Criminal Justice: Does Silence Mean Guilt?

"Silence gives consent." So runs an ancient maxim of common law, and from that maxim flows a widely applied legal principle: the rule of tacit admission. On the theory that an innocent man would loudly deny a serious charge, the rule holds that a suspect silent in the face of an accusation has tacitly admitted the crime. And such silence can later be introduced at his trial as an indicator of guilt.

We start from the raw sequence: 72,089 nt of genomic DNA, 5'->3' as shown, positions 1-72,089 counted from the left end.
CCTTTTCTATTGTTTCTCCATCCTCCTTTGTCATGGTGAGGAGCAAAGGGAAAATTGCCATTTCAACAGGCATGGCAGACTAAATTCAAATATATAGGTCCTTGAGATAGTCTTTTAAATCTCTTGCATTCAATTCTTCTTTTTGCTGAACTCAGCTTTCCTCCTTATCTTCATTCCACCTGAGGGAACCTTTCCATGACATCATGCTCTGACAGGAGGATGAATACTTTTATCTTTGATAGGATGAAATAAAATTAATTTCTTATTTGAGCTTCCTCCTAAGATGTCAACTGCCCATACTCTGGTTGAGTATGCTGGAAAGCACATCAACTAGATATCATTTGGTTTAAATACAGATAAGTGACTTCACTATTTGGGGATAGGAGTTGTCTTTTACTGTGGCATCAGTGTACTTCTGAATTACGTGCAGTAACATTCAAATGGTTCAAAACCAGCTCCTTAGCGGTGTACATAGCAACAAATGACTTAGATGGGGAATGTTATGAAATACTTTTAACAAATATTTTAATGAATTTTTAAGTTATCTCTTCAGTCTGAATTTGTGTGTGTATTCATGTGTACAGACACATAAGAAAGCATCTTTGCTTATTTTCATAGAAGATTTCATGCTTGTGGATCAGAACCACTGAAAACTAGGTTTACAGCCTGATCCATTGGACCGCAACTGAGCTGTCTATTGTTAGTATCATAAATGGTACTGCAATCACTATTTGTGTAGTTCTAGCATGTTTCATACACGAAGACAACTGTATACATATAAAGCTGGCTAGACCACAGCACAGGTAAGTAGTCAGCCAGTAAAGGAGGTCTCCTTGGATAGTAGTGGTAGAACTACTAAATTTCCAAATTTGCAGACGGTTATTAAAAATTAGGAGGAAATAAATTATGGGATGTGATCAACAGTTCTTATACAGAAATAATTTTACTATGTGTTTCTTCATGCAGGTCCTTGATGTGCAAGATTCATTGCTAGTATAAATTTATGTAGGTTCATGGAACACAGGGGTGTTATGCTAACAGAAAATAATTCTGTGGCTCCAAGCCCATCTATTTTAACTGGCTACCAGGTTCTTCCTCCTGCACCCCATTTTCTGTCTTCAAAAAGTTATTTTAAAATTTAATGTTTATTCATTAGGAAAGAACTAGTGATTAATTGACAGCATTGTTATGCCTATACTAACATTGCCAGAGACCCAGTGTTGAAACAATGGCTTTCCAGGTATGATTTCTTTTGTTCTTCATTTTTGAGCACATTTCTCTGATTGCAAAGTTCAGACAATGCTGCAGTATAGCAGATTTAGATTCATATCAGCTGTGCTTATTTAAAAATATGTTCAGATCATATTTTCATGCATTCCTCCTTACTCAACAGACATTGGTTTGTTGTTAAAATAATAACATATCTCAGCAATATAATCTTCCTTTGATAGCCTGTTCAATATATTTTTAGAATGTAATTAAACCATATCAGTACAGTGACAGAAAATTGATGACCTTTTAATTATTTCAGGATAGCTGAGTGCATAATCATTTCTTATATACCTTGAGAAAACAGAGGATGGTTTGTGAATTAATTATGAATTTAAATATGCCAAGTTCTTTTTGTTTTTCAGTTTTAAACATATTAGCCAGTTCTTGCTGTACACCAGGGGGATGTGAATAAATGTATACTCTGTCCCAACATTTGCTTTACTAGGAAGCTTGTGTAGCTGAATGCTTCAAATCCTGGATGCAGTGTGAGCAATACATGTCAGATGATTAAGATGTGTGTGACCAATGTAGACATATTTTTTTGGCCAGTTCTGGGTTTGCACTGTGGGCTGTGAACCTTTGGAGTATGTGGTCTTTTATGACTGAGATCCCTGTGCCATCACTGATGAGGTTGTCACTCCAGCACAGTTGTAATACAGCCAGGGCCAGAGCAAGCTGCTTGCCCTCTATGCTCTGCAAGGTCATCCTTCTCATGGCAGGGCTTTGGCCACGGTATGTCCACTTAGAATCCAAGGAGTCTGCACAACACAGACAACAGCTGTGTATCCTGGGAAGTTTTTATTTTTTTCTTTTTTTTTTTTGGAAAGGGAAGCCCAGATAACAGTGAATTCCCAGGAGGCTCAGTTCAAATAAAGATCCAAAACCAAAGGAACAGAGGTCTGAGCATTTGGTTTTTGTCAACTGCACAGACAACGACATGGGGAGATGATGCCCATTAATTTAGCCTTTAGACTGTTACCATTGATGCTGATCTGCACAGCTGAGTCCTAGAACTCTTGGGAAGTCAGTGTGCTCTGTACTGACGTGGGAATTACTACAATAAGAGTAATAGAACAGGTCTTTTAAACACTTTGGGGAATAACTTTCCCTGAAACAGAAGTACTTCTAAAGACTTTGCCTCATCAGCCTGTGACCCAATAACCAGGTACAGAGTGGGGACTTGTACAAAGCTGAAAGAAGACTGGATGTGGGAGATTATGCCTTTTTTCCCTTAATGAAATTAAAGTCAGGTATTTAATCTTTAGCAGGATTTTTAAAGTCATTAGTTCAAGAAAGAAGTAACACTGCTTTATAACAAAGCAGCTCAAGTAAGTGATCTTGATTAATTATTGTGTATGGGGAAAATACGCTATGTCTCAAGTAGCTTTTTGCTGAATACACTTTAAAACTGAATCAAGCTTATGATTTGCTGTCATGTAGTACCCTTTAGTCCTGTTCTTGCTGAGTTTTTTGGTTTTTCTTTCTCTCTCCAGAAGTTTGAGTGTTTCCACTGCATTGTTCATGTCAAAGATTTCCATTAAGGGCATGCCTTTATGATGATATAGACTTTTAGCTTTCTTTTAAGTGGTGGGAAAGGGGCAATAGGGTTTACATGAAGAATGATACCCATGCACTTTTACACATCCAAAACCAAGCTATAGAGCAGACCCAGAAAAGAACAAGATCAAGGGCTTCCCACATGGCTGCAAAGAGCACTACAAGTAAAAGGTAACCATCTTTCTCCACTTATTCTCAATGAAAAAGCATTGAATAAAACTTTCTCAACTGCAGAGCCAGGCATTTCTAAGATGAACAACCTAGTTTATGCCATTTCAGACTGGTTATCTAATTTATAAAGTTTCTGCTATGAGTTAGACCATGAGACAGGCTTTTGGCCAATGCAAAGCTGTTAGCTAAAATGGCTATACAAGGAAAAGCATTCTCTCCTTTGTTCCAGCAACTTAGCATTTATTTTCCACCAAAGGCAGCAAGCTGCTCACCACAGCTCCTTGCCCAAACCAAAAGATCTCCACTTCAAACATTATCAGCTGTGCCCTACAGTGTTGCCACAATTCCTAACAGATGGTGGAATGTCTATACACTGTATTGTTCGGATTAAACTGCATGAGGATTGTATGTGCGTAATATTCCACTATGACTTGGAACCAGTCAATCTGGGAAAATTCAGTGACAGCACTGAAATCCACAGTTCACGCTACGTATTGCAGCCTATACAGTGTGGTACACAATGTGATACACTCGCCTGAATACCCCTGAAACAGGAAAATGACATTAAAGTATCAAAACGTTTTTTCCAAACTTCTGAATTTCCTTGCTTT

Despite the U.S. Constitution's guarantee against selfincrimination, the rule has long been followed in much of the U.S. Now the anachronism...

Want the full story?

Subscribe Now


Learn more about the benefits of being a TIME subscriber

If you are already a subscriber sign up — registration is free!